As part of a national project to speed the identification of new sources of genetic resistance to plant pathogens, grapevine breeders across the country are shipping their best grapevine candidates to Cornell for processing in a newly developed high-throughput phenotyping system we call Blackbird. We named it after the famous SR-71 spy plane, and like its namesake, it can produce and interpret remarkable images from an altitude of, well, about 1 foot. That might not impress you, but consider that the subject of interest is a powdery mildew colony with a height of about 5 microns. To place this in scale, we are flying a camera 300,000 microns above a field that is 10,000 microns wide. In only a few seconds, we capture a picture of the entire field that allows us to clearly see every 5 micron-wide object in the field, identify it, and measure it accurately; and we can look at 3000 such fields every day.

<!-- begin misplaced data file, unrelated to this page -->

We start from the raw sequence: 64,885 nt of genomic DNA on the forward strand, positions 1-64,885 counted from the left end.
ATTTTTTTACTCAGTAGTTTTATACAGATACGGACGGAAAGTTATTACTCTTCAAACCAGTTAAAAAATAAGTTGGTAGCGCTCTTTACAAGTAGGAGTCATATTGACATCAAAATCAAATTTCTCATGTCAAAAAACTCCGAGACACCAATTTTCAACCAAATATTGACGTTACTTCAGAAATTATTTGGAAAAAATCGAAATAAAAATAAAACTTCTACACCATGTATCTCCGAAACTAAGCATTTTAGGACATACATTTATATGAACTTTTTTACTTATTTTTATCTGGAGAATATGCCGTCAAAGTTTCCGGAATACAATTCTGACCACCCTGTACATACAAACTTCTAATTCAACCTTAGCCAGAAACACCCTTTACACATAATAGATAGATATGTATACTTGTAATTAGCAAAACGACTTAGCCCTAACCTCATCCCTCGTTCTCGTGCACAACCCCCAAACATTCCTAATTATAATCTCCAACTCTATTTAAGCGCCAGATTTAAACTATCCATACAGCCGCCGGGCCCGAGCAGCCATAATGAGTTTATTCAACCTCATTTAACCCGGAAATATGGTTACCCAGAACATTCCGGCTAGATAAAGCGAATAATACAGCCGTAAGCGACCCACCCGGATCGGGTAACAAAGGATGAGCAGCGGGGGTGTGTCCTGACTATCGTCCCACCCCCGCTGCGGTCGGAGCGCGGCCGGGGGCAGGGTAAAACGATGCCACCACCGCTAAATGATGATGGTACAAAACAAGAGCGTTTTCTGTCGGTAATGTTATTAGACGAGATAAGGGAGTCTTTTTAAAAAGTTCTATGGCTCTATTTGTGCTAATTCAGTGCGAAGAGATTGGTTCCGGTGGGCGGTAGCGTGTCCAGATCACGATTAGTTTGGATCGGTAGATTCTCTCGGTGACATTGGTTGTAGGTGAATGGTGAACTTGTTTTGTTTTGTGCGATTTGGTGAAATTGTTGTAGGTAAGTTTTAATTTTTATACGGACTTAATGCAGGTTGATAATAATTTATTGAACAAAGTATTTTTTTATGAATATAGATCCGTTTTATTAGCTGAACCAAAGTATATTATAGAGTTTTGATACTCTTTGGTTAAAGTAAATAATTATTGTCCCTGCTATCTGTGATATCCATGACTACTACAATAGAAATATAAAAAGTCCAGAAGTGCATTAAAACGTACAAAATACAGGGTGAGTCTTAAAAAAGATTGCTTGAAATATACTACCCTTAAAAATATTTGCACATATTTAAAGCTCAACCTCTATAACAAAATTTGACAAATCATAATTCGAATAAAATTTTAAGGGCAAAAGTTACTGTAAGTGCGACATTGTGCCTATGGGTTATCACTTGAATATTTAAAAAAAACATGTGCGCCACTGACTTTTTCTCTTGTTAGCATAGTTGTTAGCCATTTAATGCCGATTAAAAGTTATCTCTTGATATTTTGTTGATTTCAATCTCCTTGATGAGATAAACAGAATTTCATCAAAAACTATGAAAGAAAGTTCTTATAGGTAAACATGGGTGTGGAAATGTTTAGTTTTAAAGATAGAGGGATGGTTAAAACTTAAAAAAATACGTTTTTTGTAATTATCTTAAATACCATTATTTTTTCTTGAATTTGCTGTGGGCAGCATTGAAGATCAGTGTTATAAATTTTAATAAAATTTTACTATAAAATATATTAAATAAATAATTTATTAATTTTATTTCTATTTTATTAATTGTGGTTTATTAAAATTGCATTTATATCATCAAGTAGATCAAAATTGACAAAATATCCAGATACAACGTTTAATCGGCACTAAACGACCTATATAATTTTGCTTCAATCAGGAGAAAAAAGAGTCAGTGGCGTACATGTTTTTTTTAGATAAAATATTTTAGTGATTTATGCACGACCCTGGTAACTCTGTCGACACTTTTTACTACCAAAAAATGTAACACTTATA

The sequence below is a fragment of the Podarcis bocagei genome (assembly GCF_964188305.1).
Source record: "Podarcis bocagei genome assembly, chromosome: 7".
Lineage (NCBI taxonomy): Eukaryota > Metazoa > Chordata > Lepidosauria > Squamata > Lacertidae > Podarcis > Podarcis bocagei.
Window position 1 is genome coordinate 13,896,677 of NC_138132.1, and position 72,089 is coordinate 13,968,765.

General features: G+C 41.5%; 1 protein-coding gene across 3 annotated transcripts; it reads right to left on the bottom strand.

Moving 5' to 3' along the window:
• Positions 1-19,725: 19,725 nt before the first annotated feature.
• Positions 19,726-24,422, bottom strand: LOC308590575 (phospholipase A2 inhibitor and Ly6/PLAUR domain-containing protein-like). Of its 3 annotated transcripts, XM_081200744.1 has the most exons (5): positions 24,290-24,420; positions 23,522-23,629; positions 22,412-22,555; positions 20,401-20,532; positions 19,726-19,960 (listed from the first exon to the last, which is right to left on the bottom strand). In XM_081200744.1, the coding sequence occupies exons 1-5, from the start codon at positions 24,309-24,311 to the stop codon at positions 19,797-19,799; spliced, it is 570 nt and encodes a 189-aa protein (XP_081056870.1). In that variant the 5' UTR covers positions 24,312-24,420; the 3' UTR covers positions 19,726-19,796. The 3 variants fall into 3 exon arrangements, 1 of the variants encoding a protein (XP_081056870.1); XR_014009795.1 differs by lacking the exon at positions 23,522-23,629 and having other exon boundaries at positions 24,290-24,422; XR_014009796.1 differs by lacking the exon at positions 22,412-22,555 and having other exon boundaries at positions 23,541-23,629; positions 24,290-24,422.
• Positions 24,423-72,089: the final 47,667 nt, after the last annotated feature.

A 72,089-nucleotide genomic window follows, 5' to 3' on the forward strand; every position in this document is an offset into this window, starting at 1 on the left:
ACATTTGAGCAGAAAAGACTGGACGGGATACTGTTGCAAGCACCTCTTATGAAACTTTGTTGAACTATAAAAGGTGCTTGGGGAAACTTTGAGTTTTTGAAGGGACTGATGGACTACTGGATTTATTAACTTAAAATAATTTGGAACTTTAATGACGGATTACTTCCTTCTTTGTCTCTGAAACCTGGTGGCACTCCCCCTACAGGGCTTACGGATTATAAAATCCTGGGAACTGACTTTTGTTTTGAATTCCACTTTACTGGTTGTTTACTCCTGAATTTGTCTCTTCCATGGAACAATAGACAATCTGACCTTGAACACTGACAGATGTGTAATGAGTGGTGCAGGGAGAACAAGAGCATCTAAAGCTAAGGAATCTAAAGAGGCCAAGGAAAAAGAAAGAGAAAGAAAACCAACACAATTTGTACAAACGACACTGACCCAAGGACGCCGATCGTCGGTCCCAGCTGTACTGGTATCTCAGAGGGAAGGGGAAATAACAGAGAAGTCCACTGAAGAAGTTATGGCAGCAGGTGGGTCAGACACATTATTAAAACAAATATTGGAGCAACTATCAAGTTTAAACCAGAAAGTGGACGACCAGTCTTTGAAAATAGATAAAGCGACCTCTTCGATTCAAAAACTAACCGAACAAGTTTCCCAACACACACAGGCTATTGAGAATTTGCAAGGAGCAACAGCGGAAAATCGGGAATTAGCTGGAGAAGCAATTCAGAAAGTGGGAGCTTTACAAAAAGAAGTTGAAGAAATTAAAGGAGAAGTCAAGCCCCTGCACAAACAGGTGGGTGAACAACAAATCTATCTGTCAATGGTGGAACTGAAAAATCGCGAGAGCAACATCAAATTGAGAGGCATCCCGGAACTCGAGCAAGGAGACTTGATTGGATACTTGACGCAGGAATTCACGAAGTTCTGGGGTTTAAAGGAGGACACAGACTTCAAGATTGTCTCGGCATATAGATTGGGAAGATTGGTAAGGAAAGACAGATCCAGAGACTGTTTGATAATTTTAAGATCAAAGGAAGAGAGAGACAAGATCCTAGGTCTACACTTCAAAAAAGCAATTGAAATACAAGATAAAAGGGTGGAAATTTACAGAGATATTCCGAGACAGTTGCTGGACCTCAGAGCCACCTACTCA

Blackbird 3D CAD Model (Version 00)

The key to Blackbird´s success is a diverse and multidisciplinary project team from USDA Grape Genetics Research Unit, The Plant Pathology and Plant-Microbe Biology Section at Cornell AgriTech, and the Lighting Research Center at Rensselaer Polytechnic Institute, as well as the novel application of convergent technologies in digital imaging, neutral networks, and 3D printed robotic components. What once took humans observers months of microscopy is now performed by one Blackbird in less than a day, with more accuracy and less bias. As a consequence, in its first seven weeks on the job, Blackbird helped us identify six sources of resistance to grapevine powdery mildew (Erysiphe necator) and downy mildew (Plasmopara viticola).

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